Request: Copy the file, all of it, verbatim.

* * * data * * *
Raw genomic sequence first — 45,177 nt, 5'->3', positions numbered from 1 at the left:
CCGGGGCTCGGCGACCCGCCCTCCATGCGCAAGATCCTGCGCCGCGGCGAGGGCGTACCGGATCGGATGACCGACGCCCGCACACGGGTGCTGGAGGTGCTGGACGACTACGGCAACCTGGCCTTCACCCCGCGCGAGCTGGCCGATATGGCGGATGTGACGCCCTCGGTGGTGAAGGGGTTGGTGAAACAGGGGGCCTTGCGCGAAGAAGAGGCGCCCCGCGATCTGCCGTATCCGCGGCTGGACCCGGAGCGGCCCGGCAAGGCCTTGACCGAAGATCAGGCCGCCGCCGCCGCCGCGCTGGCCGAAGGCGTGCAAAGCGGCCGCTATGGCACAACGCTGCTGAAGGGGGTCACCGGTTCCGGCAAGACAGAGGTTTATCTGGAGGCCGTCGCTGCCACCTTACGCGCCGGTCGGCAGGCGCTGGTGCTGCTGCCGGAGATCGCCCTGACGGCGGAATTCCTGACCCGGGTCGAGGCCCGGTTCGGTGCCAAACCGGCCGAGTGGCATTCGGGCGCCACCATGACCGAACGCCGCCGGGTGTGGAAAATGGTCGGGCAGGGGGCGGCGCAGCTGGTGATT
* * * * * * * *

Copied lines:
Raw genomic sequence first — 45,177 nt, 5'->3', positions numbered from 1 at the left:
CCGGGGCTCGGCGACCCGCCCTCCATGCGCAAGATCCTGCGCCGCGGCGAGGGCGTACCGGATCGGATGACCGACGCCCGCACACGGGTGCTGGAGGTGCTGGACGACTACGGCAACCTGGCCTTCACCCCGCGCGAGCTGGCCGATATGGCGGATGTGACGCCCTCGGTGGTGAAGGGGTTGGTGAAACAGGGGGCCTTGCGCGAAGAAGAGGCGCCCCGCGATCTGCCGTATCCGCGGCTGGACCCGGAGCGGCCCGGCAAGGCCTTGACCGAAGATCAGGCCGCCGCCGCCGCCGCGCTGGCCGAAGGCGTGCAAAGCGGCCGCTATGGCACAACGCTGCTGAAGGGGGTCACCGGTTCCGGCAAGACAGAGGTTTATCTGGAGGCCGTCGCTGCCACCTTACGCGCCGGTCGGCAGGCGCTGGTGCTGCTGCCGGAGATCGCCCTGACGGCGGAATTCCTGACCCGGGTCGAGGCCCGGTTCGGTGCCAAACCGGCCGAGTGGCATTCGGGCGCCACCATGACCGAACGCCGCCGGGTGTGGAAAATGGTCGGGCAGGGGGCGGCGCAGCTGGTGATT